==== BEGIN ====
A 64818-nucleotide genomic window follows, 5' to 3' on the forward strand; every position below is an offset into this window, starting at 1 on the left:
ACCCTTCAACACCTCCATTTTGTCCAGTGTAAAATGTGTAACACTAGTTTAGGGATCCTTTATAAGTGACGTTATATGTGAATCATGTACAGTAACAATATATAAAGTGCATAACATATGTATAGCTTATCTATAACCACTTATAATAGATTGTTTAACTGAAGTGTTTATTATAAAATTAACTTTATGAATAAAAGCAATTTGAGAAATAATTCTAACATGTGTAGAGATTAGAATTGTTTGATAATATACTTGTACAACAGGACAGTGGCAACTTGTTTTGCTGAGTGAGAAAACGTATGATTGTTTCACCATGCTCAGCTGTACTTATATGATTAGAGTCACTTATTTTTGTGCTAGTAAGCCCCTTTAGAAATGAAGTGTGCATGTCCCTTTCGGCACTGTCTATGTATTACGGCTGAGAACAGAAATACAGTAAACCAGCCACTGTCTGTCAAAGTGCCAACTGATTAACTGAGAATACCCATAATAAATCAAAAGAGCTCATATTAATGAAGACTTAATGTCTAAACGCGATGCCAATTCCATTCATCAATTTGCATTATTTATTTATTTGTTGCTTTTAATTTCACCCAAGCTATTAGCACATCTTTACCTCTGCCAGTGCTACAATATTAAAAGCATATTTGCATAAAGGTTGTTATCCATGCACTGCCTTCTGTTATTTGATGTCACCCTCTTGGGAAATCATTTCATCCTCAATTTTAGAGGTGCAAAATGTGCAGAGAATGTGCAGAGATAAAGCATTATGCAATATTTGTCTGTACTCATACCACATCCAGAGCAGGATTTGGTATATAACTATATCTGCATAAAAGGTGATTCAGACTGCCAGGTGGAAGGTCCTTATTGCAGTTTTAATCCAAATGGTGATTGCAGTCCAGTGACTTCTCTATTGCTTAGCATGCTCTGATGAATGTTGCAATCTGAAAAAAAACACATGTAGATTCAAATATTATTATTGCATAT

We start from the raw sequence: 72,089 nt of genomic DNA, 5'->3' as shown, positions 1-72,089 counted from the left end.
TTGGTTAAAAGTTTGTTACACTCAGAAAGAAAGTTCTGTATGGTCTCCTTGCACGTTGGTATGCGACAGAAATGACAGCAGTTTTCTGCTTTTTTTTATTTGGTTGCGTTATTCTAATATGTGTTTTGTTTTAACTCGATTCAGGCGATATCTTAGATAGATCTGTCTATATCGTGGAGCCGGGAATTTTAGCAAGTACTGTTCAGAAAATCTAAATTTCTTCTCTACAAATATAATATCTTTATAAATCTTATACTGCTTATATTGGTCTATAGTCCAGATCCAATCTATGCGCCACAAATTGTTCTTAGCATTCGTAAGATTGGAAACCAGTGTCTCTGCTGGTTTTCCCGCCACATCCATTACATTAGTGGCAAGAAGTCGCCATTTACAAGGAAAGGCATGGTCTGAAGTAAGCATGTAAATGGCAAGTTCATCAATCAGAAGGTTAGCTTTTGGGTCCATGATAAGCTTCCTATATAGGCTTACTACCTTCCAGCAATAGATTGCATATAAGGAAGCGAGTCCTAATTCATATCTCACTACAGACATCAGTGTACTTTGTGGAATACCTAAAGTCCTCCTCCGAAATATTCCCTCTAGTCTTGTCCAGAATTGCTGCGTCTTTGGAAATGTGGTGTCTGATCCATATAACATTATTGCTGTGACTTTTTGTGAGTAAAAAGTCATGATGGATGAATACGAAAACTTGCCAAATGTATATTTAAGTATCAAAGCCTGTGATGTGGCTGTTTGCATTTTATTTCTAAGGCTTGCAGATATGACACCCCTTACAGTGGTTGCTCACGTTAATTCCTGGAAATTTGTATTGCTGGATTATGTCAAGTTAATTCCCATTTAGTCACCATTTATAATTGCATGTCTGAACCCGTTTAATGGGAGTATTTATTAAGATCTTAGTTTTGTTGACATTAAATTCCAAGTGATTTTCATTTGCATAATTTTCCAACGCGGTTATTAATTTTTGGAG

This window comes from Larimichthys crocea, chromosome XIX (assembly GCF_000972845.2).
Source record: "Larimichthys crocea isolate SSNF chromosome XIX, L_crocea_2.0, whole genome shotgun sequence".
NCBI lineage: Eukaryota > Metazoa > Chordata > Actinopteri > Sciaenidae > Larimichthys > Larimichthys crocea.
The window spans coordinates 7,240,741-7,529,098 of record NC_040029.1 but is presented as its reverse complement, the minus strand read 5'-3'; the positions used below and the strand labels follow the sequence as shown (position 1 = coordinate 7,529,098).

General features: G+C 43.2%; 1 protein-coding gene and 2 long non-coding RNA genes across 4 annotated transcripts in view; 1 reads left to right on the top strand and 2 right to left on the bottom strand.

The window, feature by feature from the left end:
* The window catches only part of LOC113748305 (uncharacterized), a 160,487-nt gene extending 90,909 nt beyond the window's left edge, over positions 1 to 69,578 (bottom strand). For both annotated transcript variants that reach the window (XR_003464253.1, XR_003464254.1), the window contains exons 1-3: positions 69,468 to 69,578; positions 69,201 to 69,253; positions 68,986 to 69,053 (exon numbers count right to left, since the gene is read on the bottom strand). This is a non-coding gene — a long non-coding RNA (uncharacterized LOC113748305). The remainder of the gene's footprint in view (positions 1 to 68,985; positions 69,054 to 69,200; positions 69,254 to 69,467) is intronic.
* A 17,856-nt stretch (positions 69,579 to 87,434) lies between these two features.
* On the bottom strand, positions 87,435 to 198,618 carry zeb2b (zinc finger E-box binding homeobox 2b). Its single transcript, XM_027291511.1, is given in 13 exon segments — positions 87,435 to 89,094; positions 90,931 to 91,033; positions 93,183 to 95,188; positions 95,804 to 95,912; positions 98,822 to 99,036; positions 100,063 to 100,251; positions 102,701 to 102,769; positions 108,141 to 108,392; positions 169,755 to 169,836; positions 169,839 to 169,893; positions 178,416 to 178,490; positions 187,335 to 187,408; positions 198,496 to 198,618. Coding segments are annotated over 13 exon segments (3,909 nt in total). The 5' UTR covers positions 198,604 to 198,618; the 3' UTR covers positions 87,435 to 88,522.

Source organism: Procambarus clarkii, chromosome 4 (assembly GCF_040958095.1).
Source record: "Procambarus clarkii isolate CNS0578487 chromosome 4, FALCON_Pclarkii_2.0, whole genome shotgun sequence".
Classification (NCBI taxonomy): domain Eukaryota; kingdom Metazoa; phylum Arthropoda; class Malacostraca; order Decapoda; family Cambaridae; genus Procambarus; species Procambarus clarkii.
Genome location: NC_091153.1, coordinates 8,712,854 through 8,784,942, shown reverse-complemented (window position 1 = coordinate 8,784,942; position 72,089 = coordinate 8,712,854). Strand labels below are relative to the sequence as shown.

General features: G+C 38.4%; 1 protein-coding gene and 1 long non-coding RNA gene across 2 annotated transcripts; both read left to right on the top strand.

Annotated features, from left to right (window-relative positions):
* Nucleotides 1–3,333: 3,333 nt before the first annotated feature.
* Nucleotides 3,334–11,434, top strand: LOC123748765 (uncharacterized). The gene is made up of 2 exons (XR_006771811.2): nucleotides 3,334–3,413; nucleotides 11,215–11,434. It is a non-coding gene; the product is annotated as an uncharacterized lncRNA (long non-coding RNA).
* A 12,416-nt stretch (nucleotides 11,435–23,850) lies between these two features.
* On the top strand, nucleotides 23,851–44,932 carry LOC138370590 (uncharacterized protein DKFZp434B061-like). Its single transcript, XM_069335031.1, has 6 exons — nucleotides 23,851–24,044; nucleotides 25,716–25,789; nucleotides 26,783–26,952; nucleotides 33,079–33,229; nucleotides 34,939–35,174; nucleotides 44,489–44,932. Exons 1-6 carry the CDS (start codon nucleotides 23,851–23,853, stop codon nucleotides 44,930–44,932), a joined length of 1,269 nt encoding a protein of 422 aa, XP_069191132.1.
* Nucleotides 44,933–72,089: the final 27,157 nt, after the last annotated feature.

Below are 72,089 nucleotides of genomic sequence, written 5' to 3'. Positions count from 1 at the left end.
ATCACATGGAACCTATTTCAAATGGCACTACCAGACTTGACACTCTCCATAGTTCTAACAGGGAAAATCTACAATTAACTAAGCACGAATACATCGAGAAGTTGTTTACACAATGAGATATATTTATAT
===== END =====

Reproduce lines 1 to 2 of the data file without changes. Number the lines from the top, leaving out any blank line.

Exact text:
A 64818-nucleotide genomic window follows, 5' to 3' on the forward strand; every position below is an offset into this window, starting at 1 on the left:
ACCCTTCAACACCTCCATTTTGTCCAGTGTAAAATGTGTAACACTAGTTTAGGGATCCTTTATAAGTGACGTTATATGTGAATCATGTACAGTAACAATATATAAAGTGCATAACATATGTATAGCTTATCTATAACCACTTATAATAGATTGTTTAACTGAAGTGTTTATTATAAAATTAACTTTATGAATAAAAGCAATTTGAGAAATAATTCTAACATGTGTAGAGATTAGAATTGTTTGATAATATACTTGTACAACAGGACAGTGGCAACTTGTTTTGCTGAGTGAGAAAACGTATGATTGTTTCACCATGCTCAGCTGTACTTATATGATTAGAGTCACTTATTTTTGTGCTAGTAAGCCCCTTTAGAAATGAAGTGTGCATGTCCCTTTCGGCACTGTCTATGTATTACGGCTGAGAACAGAAATACAGTAAACCAGCCACTGTCTGTCAAAGTGCCAACTGATTAACTGAGAATACCCATAATAAATCAAAAGAGCTCATATTAATGAAGACTTAATGTCTAAACGCGATGCCAATTCCATTCATCAATTTGCATTATTTATTTATTTGTTGCTTTTAATTTCACCCAAGCTATTAGCACATCTTTACCTCTGCCAGTGCTACAATATTAAAAGCATATTTGCATAAAGGTTGTTATCCATGCACTGCCTTCTGTTATTTGATGTCACCCTCTTGGGAAATCATTTCATCCTCAATTTTAGAGGTGCAAAATGTGCAGAGAATGTGCAGAGATAAAGCATTATGCAATATTTGTCTGTACTCATACCACATCCAGAGCAGGATTTGGTATATAACTATATCTGCATAAAAGGTGATTCAGACTGCCAGGTGGAAGGTCCTTATTGCAGTTTTAATCCAAATGGTGATTGCAGTCCAGTGACTTCTCTATTGCTTAGCATGCTCTGATGAATGTTGCAATCTGAAAAAAAACACATGTAGATTCAAATATTATTATTGCATAT